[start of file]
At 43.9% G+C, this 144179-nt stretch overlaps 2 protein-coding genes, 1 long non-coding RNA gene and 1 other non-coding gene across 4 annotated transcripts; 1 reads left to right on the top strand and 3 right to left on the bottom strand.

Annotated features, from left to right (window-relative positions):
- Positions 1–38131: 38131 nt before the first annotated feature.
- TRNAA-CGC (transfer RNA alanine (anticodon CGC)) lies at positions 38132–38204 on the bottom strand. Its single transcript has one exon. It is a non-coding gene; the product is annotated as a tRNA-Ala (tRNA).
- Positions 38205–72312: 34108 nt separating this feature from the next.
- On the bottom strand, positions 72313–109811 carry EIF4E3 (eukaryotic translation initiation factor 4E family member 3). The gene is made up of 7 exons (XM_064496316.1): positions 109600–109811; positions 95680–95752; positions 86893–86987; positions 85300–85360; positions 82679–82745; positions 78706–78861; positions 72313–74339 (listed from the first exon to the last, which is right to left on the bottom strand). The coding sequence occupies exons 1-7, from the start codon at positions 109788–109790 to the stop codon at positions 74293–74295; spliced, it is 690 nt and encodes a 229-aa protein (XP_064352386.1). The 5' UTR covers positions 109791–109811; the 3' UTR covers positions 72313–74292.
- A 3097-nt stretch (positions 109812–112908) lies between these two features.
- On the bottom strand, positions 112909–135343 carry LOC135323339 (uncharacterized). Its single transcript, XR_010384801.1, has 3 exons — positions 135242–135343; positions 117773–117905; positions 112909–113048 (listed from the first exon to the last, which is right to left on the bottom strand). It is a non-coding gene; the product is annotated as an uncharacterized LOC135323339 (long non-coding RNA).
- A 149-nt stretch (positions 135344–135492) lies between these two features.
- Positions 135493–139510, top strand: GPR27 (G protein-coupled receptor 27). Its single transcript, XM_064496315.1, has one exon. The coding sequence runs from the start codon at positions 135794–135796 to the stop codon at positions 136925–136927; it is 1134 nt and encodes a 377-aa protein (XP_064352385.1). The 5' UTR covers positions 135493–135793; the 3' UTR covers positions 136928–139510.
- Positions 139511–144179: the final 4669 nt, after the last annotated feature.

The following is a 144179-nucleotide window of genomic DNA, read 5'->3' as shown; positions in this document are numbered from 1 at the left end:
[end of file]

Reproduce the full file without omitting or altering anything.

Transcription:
At 43.9% G+C, this 144179-nt stretch overlaps 2 protein-coding genes, 1 long non-coding RNA gene and 1 other non-coding gene across 4 annotated transcripts; 1 reads left to right on the top strand and 3 right to left on the bottom strand.

Annotated features, from left to right (window-relative positions):
- Positions 1–38131: 38131 nt before the first annotated feature.
- TRNAA-CGC (transfer RNA alanine (anticodon CGC)) lies at positions 38132–38204 on the bottom strand. Its single transcript has one exon. It is a non-coding gene; the product is annotated as a tRNA-Ala (tRNA).
- Positions 38205–72312: 34108 nt separating this feature from the next.
- On the bottom strand, positions 72313–109811 carry EIF4E3 (eukaryotic translation initiation factor 4E family member 3). The gene is made up of 7 exons (XM_064496316.1): positions 109600–109811; positions 95680–95752; positions 86893–86987; positions 85300–85360; positions 82679–82745; positions 78706–78861; positions 72313–74339 (listed from the first exon to the last, which is right to left on the bottom strand). The coding sequence occupies exons 1-7, from the start codon at positions 109788–109790 to the stop codon at positions 74293–74295; spliced, it is 690 nt and encodes a 229-aa protein (XP_064352386.1). The 5' UTR covers positions 109791–109811; the 3' UTR covers positions 72313–74292.
- A 3097-nt stretch (positions 109812–112908) lies between these two features.
- On the bottom strand, positions 112909–135343 carry LOC135323339 (uncharacterized). Its single transcript, XR_010384801.1, has 3 exons — positions 135242–135343; positions 117773–117905; positions 112909–113048 (listed from the first exon to the last, which is right to left on the bottom strand). It is a non-coding gene; the product is annotated as an uncharacterized LOC135323339 (long non-coding RNA).
- A 149-nt stretch (positions 135344–135492) lies between these two features.
- Positions 135493–139510, top strand: GPR27 (G protein-coupled receptor 27). Its single transcript, XM_064496315.1, has one exon. The coding sequence runs from the start codon at positions 135794–135796 to the stop codon at positions 136925–136927; it is 1134 nt and encodes a 377-aa protein (XP_064352385.1). The 5' UTR covers positions 135493–135793; the 3' UTR covers positions 136928–139510.
- Positions 139511–144179: the final 4669 nt, after the last annotated feature.

The following is a 144179-nucleotide window of genomic DNA, read 5'->3' as shown; positions in this document are numbered from 1 at the left end: